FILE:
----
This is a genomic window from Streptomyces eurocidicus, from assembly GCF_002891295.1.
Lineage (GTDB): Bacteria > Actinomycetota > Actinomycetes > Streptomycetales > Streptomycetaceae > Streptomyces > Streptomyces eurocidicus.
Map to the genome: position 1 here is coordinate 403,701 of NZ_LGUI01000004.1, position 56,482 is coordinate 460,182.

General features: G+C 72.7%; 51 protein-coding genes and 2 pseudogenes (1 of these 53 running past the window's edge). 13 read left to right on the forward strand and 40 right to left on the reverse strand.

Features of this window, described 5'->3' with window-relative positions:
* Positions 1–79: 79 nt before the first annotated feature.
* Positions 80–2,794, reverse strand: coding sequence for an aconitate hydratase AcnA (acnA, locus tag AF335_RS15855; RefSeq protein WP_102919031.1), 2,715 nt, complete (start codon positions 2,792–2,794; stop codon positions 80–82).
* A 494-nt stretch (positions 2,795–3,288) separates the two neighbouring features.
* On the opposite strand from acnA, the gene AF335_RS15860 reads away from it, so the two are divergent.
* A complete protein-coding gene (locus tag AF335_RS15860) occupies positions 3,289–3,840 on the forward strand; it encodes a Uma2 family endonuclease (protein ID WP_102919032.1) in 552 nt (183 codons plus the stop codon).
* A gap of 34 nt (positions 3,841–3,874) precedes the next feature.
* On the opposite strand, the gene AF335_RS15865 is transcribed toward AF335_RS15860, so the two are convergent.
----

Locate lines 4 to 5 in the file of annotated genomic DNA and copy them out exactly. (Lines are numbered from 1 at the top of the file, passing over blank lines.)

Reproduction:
General features: G+C 72.7%; 51 protein-coding genes and 2 pseudogenes (1 of these 53 running past the window's edge). 13 read left to right on the forward strand and 40 right to left on the reverse strand.

Features of this window, described 5'->3' with window-relative positions: